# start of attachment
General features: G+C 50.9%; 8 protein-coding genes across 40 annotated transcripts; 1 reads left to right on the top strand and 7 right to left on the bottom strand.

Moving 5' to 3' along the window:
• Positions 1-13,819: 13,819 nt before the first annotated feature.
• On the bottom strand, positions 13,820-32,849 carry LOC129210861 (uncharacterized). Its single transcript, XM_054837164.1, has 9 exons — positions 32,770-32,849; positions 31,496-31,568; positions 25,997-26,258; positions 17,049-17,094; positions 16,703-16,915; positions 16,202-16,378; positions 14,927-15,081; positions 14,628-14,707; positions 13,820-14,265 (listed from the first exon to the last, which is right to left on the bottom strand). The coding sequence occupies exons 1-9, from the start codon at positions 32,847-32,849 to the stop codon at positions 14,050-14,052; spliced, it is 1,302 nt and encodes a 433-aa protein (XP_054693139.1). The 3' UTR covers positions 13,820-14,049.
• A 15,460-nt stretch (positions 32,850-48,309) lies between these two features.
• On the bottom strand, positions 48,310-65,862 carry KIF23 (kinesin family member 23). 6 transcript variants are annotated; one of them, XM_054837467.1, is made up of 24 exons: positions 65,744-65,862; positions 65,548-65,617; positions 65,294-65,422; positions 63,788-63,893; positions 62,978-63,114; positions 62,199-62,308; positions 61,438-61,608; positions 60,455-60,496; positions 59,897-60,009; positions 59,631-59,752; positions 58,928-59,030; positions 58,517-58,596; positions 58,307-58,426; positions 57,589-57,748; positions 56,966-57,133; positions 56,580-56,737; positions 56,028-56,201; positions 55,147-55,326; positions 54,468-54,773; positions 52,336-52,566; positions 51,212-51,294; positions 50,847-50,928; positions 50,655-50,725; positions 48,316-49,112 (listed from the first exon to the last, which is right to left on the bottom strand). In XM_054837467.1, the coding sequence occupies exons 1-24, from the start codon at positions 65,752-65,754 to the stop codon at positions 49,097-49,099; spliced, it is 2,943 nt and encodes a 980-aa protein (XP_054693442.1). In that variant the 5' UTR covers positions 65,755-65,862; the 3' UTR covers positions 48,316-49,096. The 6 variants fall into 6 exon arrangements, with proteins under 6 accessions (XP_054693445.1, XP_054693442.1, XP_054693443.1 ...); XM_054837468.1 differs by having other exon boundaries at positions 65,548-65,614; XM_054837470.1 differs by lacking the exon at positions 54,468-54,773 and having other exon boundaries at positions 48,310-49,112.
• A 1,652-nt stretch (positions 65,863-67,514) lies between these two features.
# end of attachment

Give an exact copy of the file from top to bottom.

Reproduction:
General features: G+C 50.9%; 8 protein-coding genes across 40 annotated transcripts; 1 reads left to right on the top strand and 7 right to left on the bottom strand.

Moving 5' to 3' along the window:
• Positions 1-13,819: 13,819 nt before the first annotated feature.
• On the bottom strand, positions 13,820-32,849 carry LOC129210861 (uncharacterized). Its single transcript, XM_054837164.1, has 9 exons — positions 32,770-32,849; positions 31,496-31,568; positions 25,997-26,258; positions 17,049-17,094; positions 16,703-16,915; positions 16,202-16,378; positions 14,927-15,081; positions 14,628-14,707; positions 13,820-14,265 (listed from the first exon to the last, which is right to left on the bottom strand). The coding sequence occupies exons 1-9, from the start codon at positions 32,847-32,849 to the stop codon at positions 14,050-14,052; spliced, it is 1,302 nt and encodes a 433-aa protein (XP_054693139.1). The 3' UTR covers positions 13,820-14,049.
• A 15,460-nt stretch (positions 32,850-48,309) lies between these two features.
• On the bottom strand, positions 48,310-65,862 carry KIF23 (kinesin family member 23). 6 transcript variants are annotated; one of them, XM_054837467.1, is made up of 24 exons: positions 65,744-65,862; positions 65,548-65,617; positions 65,294-65,422; positions 63,788-63,893; positions 62,978-63,114; positions 62,199-62,308; positions 61,438-61,608; positions 60,455-60,496; positions 59,897-60,009; positions 59,631-59,752; positions 58,928-59,030; positions 58,517-58,596; positions 58,307-58,426; positions 57,589-57,748; positions 56,966-57,133; positions 56,580-56,737; positions 56,028-56,201; positions 55,147-55,326; positions 54,468-54,773; positions 52,336-52,566; positions 51,212-51,294; positions 50,847-50,928; positions 50,655-50,725; positions 48,316-49,112 (listed from the first exon to the last, which is right to left on the bottom strand). In XM_054837467.1, the coding sequence occupies exons 1-24, from the start codon at positions 65,752-65,754 to the stop codon at positions 49,097-49,099; spliced, it is 2,943 nt and encodes a 980-aa protein (XP_054693442.1). In that variant the 5' UTR covers positions 65,755-65,862; the 3' UTR covers positions 48,316-49,096. The 6 variants fall into 6 exon arrangements, with proteins under 6 accessions (XP_054693445.1, XP_054693442.1, XP_054693443.1 ...); XM_054837468.1 differs by having other exon boundaries at positions 65,548-65,614; XM_054837470.1 differs by lacking the exon at positions 54,468-54,773 and having other exon boundaries at positions 48,310-49,112.
• A 1,652-nt stretch (positions 65,863-67,514) lies between these two features.